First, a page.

Innovation is much prized. And for good reason, as the past two centuries have seen change at an unprecedented pace - a pace that seems only to be speeding up.
In the race for change, some have gained, some have lost. Some brands have thrived, some have died. Therefore, the single most important trait to have in your business, in your career, is surely innovation?
There is just something about the idea of innovation that appeals. It is a great "brand attribute" to have. The two most significant attributes that sell more product in most categories are innovation and value for money. Preferably both.
Yet innovation needs strategy to guide it or it can really be a waste of time and money (I'm sure we can all think of pointless innovations that we've wasted time over in the past few years).
The I word is a little like the C word (I mean creativity). Both are much talked about, much desired and can often be misdirected. Innovation, when not appropriate, is tiresome and possibly destructive. It leads to a misdirection of energy and will not lead to positive change.
The British Science Association has compiled a list of the top ten innovations that should have transformed their sector, or even the world we live in, but failed to change anything.
The list includes: Concorde, a masterpiece of technology but a commercial failure; microwave ovens, which was supposed to make us all chuck out our traditional ovens; high-rise buildings; the moon landings; magnetic trains; and, my personal favourite, as I can remember this being announced repeatedly as a game-changer, video conferencing. I know grandmothers who "video conference" their grandchildren more frequently than most of us use the facility. My last video conference was last summer. I'm in conference calls constantly, but my face just doesn't seem to be required.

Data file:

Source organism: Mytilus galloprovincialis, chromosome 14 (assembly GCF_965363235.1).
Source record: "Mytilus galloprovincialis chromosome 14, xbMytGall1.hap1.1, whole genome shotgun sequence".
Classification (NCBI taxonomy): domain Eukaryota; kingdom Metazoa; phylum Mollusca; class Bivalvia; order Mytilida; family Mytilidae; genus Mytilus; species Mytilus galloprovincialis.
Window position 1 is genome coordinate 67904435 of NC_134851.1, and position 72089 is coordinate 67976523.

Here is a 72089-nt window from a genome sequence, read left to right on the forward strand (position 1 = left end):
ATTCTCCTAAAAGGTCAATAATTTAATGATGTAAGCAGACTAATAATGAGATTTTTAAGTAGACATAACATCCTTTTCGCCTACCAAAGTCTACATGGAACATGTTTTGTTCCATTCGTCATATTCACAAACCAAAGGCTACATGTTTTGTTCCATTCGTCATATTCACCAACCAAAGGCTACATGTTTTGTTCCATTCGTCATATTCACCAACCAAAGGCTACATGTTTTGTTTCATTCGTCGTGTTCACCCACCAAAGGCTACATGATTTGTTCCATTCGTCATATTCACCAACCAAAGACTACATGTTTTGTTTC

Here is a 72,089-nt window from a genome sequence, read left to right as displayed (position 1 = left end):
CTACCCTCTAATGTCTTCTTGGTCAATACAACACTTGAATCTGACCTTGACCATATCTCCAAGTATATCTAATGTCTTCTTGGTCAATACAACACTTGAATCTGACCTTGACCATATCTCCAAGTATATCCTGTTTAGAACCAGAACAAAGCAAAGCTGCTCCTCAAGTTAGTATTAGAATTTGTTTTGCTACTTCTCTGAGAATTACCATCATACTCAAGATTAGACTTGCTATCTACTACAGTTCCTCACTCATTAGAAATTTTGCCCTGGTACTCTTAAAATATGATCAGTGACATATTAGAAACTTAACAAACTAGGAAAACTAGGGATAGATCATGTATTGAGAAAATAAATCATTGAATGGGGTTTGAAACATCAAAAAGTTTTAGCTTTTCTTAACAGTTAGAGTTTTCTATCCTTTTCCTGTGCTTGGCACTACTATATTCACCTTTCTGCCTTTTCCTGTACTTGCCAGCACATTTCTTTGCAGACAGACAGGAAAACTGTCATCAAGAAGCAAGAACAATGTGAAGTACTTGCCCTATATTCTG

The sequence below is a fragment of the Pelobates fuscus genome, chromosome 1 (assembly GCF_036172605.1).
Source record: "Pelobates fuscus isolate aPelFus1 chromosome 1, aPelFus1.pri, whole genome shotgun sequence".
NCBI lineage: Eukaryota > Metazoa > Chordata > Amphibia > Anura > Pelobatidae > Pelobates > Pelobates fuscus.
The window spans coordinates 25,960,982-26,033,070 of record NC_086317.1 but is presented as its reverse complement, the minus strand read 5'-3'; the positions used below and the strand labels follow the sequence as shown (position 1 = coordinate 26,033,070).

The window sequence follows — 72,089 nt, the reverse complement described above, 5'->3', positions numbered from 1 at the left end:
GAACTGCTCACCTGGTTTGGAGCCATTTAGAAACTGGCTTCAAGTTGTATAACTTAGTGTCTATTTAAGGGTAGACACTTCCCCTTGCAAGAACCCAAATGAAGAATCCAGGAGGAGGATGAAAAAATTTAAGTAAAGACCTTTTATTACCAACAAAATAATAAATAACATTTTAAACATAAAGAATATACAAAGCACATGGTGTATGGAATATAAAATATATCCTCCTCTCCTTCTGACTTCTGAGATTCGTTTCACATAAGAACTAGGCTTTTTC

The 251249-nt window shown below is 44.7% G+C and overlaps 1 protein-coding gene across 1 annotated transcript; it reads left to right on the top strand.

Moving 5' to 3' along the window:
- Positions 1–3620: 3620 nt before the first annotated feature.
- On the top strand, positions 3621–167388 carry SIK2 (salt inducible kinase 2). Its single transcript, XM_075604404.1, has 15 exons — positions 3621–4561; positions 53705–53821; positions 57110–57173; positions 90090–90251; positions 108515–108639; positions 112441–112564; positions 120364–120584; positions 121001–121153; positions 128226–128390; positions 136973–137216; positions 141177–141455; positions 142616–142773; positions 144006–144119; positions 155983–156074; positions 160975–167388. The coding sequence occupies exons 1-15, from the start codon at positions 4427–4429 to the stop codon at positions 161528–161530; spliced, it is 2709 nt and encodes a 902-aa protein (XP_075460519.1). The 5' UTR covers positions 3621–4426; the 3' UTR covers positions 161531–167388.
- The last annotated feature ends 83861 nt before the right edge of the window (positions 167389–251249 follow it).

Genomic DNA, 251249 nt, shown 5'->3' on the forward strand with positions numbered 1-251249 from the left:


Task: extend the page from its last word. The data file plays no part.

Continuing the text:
We both like and fear innovation for deep-rooted reasons. The zone of proximal development is crucial to learning when we are children. This zone contains new stuff that is just about within our reach. Learning is play and, in this zone, innovation is fun and rewarding. Our animal brain, however, fears innovation. When something changes in the environment, our brains alert us to danger (think of a deer startled in the forest by the unexpected snap of a twig). In this way, innovation can terrify. Too much changing too soon and without proper attention to detail simply changes our stress levels, not our ability to progress.
Furthermore, one innovation is not enough. It must be embedded in the culture of your business. Henry Ford was one of the world’s greatest and most famous innovators but also a real conservative in many respects. He brilliantly intuited what would happen if an ordinary person was treated as a consumer and if their growing aspirations were met at scale. Having made his breakthrough in car manufacturing and led the development of industrialism, he failed to see that consumers' aspirations would not stop at his product and, for many years, fought against the innovations that his competitors created to overtake him, both in product novelty and in industrial relations.
A framework for innovation is essential – you have to change simply to stand still, let alone develop. You cannot sit on one great innovation and expect it to sustain your business. Nor can you afford innovation for the fun of it. It must be applied at scale and be purposeful, or it is not worth the candle.
Sue Unerman is the chief strategy officer at MediaCom
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